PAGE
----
A few hundred people stopping the data being collected would do nothing... if everyone did that, then it would be interesting to see the effect, and frustrating to get the right results.
A little healthy distrust of large companies is no bad thing, but I think it's also sensible to keep it in perspective, and to understand why they operate the way they do, because then you're making a decision that is at least based on facts rather than the fiction of many conspiracy theories that do the rounds.
As for setting up the music PC, I use an SSD for my main data - it makes sample based synths that much smoother to run. I have recently started slicing drives into many partitions, and keep each project on its own partition. I start a new project with a quick format of that partition - it's just much faster than defrag etc. and finished projects get archived into a folder on a large backup drive.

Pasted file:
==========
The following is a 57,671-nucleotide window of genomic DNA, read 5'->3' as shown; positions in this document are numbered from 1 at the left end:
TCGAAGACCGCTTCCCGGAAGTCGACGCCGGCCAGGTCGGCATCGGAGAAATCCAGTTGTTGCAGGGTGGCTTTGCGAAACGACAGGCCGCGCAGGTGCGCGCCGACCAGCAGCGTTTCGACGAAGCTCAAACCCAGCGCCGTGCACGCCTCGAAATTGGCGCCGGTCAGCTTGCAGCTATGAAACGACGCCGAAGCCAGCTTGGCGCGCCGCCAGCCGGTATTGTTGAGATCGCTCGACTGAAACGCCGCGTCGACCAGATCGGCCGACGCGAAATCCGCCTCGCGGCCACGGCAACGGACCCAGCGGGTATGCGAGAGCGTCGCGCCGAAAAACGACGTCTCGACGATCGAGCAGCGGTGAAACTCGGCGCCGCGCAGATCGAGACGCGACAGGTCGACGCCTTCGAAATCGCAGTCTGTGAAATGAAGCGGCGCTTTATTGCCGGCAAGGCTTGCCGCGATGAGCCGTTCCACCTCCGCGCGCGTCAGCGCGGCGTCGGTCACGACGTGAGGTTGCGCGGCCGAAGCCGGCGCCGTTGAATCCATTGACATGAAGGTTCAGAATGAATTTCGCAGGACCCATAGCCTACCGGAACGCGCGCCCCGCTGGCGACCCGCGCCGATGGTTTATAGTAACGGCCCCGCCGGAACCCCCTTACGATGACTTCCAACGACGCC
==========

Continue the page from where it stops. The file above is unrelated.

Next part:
Working that way has enabled me to do far more with an old WinXP machine than I ever achieved on the same machine before. I can physically use far more tracks, more complex arrangements in The Grand and EastWest Symphonic Gold... it all just runs smoother than it did, so I'd like to think I've got it right.
As drives have improved performance and processors become far quicker, I think the gains to be had from particular arrangements of system data and recording data are much more marginal on modern systems. Just put an SSD in there for data and watch it go like a rocket - it puts all the other system wrangling to eek another few percent performance into perspective.